British Scientists Clone Dinosaur: Fake Apatosaurus Story is From Website That has ‘Strange Sense of Humor’
British scientists have not cloned an Apatosaurus dinosaur and called it “Spot.”
The story was published on fake news site News-Hound.org, a purveyor of hoax stories.
“The dinosaur, a baby Apatosaurus nicknamed ‘Spot,’ is currently being incubated at the University’s College of Veterinary Medicine. The scientists extracted DNA from preserved Apatosaurus fossils, which were on display at the university’s museum of natural science,” it reads. “Once the DNA was harvested, scientists injected it into a fertile ostrich womb.”
The fake report doesn’t have any sources, while no legitimate media outlets have covered the cloning of a dinosaur. If scientists actually had cloned a dinosaur, it would surely be top news across websites across the world, and news sites like CNN and the BBC would feature it.
The article quotes “Dr. Gemma Sheridan,” which was a name used in a previous fake News-Hound article about a woman (named Gemma Sheridan) who was trapped on a deserted island for a few years.
Sheridan, of Liverpool, England, is actually the name of friend of the owners of News-Hound, she told the Liverpool Echo newspaper. “The people behind the website are just a good friend with a strange sense of humour and busy brain,” Sheridan told the Echo. “They posted the story then messaged me saying they were going to make me famous. I thought the story was a good one and it made me laugh.”
She said the operators of News-Hound often make up fake stories.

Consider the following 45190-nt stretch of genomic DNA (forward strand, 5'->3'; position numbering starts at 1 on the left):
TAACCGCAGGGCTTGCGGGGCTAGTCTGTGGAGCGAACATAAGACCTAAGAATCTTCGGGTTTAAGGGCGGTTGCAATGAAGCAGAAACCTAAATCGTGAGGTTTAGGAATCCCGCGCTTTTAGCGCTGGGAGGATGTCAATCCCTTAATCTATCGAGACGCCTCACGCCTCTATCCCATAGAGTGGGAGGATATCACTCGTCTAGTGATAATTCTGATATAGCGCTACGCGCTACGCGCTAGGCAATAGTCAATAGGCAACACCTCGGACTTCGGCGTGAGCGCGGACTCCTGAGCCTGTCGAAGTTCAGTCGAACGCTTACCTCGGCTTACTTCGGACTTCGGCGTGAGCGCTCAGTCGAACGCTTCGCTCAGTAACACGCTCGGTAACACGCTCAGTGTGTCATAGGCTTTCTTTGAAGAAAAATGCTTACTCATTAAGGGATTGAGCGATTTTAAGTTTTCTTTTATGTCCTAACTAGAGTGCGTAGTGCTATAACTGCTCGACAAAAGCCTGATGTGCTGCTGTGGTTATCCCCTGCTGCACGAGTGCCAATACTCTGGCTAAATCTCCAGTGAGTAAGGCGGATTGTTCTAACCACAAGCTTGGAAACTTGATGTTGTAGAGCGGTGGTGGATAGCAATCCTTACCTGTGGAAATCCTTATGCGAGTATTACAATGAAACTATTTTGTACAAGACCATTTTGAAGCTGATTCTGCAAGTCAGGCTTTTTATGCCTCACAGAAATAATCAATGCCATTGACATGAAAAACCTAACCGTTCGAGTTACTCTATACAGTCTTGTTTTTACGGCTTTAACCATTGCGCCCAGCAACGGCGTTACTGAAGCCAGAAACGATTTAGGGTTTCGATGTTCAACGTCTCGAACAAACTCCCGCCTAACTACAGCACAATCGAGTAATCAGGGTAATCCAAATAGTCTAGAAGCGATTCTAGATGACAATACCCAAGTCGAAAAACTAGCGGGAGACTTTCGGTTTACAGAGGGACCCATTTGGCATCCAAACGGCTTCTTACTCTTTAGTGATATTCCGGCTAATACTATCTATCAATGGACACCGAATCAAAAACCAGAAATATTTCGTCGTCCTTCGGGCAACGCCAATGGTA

The dinosaur cloning article is fake, according to hoax-debunking website Snopes, which says: “First of all, the NewsHound web site is not a news site at all, and it has, in place of reporting on actual events, reproduced a number of other hoaxes and spoofs as if they were real news, such as long-debunked stories about a Chinese man suing his wife over giving birth to an ugly baby, Apple paying Microsoft [sic] a $1 billion debt all in nickels, and a planetary alignment causing gravity on Earth to be negated for five minutes.”
It adds: “Second, the Newshound article’s photograph of the baby dinosaur is actually a picture of a baby kangaroo published by an Australian community group to accompany an article about rescuing injured macropods (kangaroos and wallabies) where it is shown as an illustration of an unfurred joey (newborn kangaroo). Finally, no other reports of this story or any other corroborating information related to it has been reported by the mainstream press or any other credible outlet.”
A number of conspiracy theory-related websites republished the News-Hound hoax.